Finally, another critical area of food sustainability is the prevention of food loss and waste. The EU is committed to meeting the Sustainable Development Goal Target 12.3 to halve per capita food waste at the retail and consumer level by 2030 and reduce food losses along the food production and supply chains. The EU plans on setting legally binding targets in the area of prevention of food loss and waste by the end of 2023.
While the issue of food sustainability hardly received any attention by the average European citizen only a couple of decades ago, today it is considered a key issue for policymakers, private companies and the general public alike. The EU’s F2F strategy, whose 2030 targets will be key in achieving the wider climate neutrality target set at the European level for 2050 reflects the importance and sense of urgency attributed to the issue of adjusting the EU’s food system. Tackling issues such as polluting emissions, resource depletion, food waste and the use of chemicals across the food supply chain will also be important steps towards the wider objective of creating a more sustainable food system in the next decades.
Chatham House, “Food System Impacts on Biodiversity Loss” (https://www.chathamhouse.org/2021/02/food-system-impacts-biodiversity-loss )
European Commission, “Farm to Fork Strategy” (https://food.ec.europa.eu/horizontal-topics/farm-fork-strategy_en )
Visual Capitalist (2020), “The Carbon Footprint of the Food Supply Chain” (https://www.visualcapitalist.com/visualising-the-greenhouse-gas-impact-of-each-food/ )
Clean Energy Wire (2021), “EU’s Farm to Fork Strategy Impacts Climate, Productivity, and Trade” (https://www.cleanenergywire.org/factsheets/eus-farm-fork-strategy-impacts-climate-productivity-and-trade )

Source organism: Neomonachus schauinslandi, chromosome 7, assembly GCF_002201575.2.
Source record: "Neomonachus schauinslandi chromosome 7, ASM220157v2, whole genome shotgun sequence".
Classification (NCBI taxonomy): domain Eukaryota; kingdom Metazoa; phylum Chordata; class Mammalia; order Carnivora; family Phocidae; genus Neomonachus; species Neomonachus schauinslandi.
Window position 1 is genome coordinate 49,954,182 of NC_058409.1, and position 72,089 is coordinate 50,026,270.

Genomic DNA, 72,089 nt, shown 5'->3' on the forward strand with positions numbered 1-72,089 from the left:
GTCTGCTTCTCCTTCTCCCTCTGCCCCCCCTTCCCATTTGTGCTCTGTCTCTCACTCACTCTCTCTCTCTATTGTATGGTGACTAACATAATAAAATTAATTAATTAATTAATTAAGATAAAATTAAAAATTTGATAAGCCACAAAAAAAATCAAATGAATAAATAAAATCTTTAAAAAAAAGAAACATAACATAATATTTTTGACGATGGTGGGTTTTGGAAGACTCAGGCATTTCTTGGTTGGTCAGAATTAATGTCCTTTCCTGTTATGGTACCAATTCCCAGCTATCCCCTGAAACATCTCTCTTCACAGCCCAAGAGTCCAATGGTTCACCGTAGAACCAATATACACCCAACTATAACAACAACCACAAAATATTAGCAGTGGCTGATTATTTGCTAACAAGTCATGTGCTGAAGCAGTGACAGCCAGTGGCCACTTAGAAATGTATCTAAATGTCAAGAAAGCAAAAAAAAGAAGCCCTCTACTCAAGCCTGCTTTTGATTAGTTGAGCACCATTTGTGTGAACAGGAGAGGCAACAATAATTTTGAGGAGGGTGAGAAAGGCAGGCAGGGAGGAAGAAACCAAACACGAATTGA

European Commission, “Sustainable Use of Pesticides” (https://food.ec.europa.eu/plants/pesticides/sustainable-use-pesticides_en )
European Commission, “Closing the Mineral Cycles at Farm Level: Good Practices to Reduce Nutrient Loss in the Wielkopolskie Region (Poland)” (https://ec.europa.eu/environment/water/water-nitrates/pdf/leaflets/Leaflet_Wielkopolskie_EN.pdf )
Soil Association, “What Is Organic?” (https://www.soilassociation.org/take-action/organic-living/what-is-organic/ )
United Nations, “Ensure Sustainable Consumption and Production Patterns” (https://sdgs.un.org/goals/goal12 )
European Commission, “Food waste Reduction Targets” (https://food.ec.europa.eu/safety/food-waste/eu-actions-against-food-waste/food-waste-reduction-targets_en )
World Economic Forum (2019), “Here’s How Food Trends are Changing in the Era of Climate Awareness” (https://www.weforum.org/agenda/2019/09/food-plants-sustainable-eating-climate-change/ )
This Explainer is published in the framework of the European-Israeli Forum for Environment and Sustainability, a collaboration between the Israel Public Policy Institute (IPPI) and the Heinrich Böll Stiftung Tel Aviv.
The opinions expressed in this text are solely that of the author/s and do not necessarily reflect the views of the Israel Public Policy Institute (IPPI) and/or the Heinrich Böll Stiftung Tel Aviv.